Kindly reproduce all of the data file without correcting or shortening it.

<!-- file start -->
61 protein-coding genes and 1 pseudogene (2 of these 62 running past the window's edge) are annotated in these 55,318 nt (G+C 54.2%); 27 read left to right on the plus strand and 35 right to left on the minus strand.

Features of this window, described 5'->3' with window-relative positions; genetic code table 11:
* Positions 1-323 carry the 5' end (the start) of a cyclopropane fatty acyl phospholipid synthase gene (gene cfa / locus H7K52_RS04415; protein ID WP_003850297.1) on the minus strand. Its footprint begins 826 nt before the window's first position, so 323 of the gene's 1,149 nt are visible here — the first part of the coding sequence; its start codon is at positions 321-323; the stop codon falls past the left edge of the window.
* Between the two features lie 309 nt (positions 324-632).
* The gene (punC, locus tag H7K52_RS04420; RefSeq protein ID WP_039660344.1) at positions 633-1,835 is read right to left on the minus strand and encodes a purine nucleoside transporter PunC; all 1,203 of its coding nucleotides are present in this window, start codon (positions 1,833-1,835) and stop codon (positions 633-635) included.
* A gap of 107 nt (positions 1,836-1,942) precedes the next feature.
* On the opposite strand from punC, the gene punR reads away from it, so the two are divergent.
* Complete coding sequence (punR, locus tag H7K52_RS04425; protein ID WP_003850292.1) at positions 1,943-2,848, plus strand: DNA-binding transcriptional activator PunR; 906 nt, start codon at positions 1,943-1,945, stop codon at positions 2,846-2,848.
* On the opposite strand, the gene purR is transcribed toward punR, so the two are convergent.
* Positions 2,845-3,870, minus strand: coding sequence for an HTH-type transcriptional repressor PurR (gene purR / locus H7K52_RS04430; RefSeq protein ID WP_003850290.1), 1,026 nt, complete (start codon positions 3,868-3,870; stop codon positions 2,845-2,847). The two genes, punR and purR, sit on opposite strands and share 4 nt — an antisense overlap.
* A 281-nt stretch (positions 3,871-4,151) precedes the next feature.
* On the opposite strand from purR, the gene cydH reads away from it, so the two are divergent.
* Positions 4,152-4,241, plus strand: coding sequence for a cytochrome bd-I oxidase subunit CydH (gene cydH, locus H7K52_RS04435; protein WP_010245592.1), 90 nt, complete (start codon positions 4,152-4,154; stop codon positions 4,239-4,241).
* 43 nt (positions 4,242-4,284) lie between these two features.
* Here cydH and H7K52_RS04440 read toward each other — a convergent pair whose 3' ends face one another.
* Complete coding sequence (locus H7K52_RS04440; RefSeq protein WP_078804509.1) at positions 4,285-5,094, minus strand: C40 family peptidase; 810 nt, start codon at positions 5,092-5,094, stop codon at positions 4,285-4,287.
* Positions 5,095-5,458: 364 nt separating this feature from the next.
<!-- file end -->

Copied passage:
61 protein-coding genes and 1 pseudogene (2 of these 62 running past the window's edge) are annotated in these 55,318 nt (G+C 54.2%); 27 read left to right on the plus strand and 35 right to left on the minus strand.

Features of this window, described 5'->3' with window-relative positions; genetic code table 11:
* Positions 1-323 carry the 5' end (the start) of a cyclopropane fatty acyl phospholipid synthase gene (gene cfa / locus H7K52_RS04415; protein ID WP_003850297.1) on the minus strand. Its footprint begins 826 nt before the window's first position, so 323 of the gene's 1,149 nt are visible here — the first part of the coding sequence; its start codon is at positions 321-323; the stop codon falls past the left edge of the window.
* Between the two features lie 309 nt (positions 324-632).
* The gene (punC, locus tag H7K52_RS04420; RefSeq protein ID WP_039660344.1) at positions 633-1,835 is read right to left on the minus strand and encodes a purine nucleoside transporter PunC; all 1,203 of its coding nucleotides are present in this window, start codon (positions 1,833-1,835) and stop codon (positions 633-635) included.
* A gap of 107 nt (positions 1,836-1,942) precedes the next feature.
* On the opposite strand from punC, the gene punR reads away from it, so the two are divergent.
* Complete coding sequence (punR, locus tag H7K52_RS04425; protein ID WP_003850292.1) at positions 1,943-2,848, plus strand: DNA-binding transcriptional activator PunR; 906 nt, start codon at positions 1,943-1,945, stop codon at positions 2,846-2,848.
* On the opposite strand, the gene purR is transcribed toward punR, so the two are convergent.
* Positions 2,845-3,870, minus strand: coding sequence for an HTH-type transcriptional repressor PurR (gene purR / locus H7K52_RS04430; RefSeq protein ID WP_003850290.1), 1,026 nt, complete (start codon positions 3,868-3,870; stop codon positions 2,845-2,847). The two genes, punR and purR, sit on opposite strands and share 4 nt — an antisense overlap.
* A 281-nt stretch (positions 3,871-4,151) precedes the next feature.
* On the opposite strand from purR, the gene cydH reads away from it, so the two are divergent.
* Positions 4,152-4,241, plus strand: coding sequence for a cytochrome bd-I oxidase subunit CydH (gene cydH, locus H7K52_RS04435; protein WP_010245592.1), 90 nt, complete (start codon positions 4,152-4,154; stop codon positions 4,239-4,241).
* 43 nt (positions 4,242-4,284) lie between these two features.
* Here cydH and H7K52_RS04440 read toward each other — a convergent pair whose 3' ends face one another.
* Complete coding sequence (locus H7K52_RS04440; RefSeq protein WP_078804509.1) at positions 4,285-5,094, minus strand: C40 family peptidase; 810 nt, start codon at positions 5,092-5,094, stop codon at positions 4,285-4,287.
* Positions 5,095-5,458: 364 nt separating this feature from the next.